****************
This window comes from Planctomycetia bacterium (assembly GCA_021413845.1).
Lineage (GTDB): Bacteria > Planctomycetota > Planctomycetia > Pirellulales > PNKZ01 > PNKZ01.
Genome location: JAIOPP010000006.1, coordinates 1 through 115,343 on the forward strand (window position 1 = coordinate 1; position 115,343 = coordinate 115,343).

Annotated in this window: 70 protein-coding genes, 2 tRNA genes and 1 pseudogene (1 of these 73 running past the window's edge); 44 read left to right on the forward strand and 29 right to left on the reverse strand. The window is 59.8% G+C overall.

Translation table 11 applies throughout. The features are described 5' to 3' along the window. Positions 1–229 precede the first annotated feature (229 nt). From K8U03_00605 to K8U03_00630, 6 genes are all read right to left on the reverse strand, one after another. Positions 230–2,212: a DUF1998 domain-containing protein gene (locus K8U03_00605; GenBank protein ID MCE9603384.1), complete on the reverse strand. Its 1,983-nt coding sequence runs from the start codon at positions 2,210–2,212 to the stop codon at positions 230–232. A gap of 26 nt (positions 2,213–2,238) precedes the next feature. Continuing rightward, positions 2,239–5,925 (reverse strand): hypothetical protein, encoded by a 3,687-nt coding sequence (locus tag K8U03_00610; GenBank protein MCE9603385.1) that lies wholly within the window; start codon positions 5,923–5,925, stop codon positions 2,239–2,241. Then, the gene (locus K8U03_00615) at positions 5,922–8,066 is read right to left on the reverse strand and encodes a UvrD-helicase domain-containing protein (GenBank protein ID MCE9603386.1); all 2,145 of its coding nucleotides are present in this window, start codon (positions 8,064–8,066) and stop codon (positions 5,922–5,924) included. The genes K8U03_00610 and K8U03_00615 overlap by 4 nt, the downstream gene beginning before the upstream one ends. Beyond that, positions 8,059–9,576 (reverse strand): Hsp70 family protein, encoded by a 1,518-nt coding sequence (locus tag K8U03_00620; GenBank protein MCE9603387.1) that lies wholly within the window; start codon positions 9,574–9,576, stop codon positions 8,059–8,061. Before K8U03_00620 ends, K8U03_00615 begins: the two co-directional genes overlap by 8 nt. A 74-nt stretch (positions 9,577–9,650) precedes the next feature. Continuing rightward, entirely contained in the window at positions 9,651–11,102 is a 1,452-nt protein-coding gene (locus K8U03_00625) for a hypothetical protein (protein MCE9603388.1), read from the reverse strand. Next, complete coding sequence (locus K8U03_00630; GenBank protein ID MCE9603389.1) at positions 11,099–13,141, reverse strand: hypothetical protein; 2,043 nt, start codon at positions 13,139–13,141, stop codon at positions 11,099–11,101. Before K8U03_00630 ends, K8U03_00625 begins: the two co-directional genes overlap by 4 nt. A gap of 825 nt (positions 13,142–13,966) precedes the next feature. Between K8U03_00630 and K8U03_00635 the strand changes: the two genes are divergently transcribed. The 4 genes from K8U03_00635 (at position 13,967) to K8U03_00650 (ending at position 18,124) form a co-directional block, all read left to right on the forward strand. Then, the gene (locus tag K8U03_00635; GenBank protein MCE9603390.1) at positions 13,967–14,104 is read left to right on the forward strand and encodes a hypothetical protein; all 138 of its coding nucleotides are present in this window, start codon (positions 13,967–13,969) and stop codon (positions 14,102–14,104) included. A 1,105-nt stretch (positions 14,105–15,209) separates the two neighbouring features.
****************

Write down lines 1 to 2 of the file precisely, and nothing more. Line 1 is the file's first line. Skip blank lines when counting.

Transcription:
This window comes from Planctomycetia bacterium (assembly GCA_021413845.1).
Lineage (GTDB): Bacteria > Planctomycetota > Planctomycetia > Pirellulales > PNKZ01 > PNKZ01.